Meanwhile, two vaccinated people spending time together is “about as safe as you can get,” Richterman added.

“If your entire group of friends have all gotten the full vaccine regimen and at least a week has passed since their second shot, it probably is okay for you to get together with them in a closed setting, where you’re not interacting with the public,” Angela Rasmussen, a virologist affiliated with Georgetown University in Washington, D.C., told Vox.

“So maybe a vacation where you all get an Airbnb and hang out — but without going bar-hopping! — would be okay,” Rasmussen said.

Although present, risks are small, so why not enjoy them?

Dr. Lucy McBride, a primary care doctor in Washington, D.C., told WebMD that focusing on the small risks blankets the promise the vaccines bring with negativity.

“We can and should allow ourselves the pleasure of looking forward to the days when we and our loved ones are vaccinated, because our risks of being together will be so very low and the benefit to our mental health high,” McBride told the outlet. “The currently available vaccines are incredibly safe and effective, and being vaccinated is our ticket to a better future.”

Dr. Anne Liu, a clinical associate professor of infectious diseases at Stanford Health Care in California, believes there should be a comfortable transition from intense pandemic behavior to normal life.

“I think it’s fair for people to gradually, not immediately, but very gradually, begin to liberalize their activities,” Liu told NBC’s TODAY. “It doesn’t mean we’re going from 0 to 60 miles per hour ... I would still advise some caution, going step by step and starting to remove some of the most stringent guardrails that your family may have had, but try to keep some still in place.”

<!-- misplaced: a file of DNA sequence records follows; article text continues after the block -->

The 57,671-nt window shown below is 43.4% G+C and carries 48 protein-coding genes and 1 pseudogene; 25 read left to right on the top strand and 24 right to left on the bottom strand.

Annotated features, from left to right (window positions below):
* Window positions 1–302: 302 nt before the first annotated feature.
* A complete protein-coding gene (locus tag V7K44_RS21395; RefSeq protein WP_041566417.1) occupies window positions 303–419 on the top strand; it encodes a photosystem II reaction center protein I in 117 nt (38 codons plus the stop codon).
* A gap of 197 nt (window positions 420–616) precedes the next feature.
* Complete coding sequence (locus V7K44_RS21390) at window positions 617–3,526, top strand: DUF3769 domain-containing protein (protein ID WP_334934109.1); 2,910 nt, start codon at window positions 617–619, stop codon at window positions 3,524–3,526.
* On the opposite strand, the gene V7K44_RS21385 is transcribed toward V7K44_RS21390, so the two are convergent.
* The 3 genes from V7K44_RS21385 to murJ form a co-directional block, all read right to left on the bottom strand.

The Centers for Disease Control and Prevention says it’s important to keep wearing a mask that covers your mouth and nose, staying at least six feet away from others, avoiding crowds and washing your hands often — even after coronavirus vaccination.

Realistically, experts agree your behavior shouldn’t change until at least about 80% of the country’s population has gained immunity against COVID-19, either through natural infection or vaccination.

“That would be able to protect even the vulnerables who have not been vaccinated, or those in which the vaccine has not been effective,” White House coronavirus adviser Dr. Anthony Fauci said in December, according to CNBC.

So far, about 10% of the U.S. population has been vaccinated, Axios reported. It’s unclear how much of the population has acquired natural immunity to COVID-19 through infection because of inefficient testing early on in the pandemic, as well as asymptomatic infections that have and continue to go unnoticed.

More than 32.3 million Americans have received their first dose of a COVID-19 vaccine, with about 9.5 million inoculated with their second dose as of Feb. 8, according to a CDC tracker.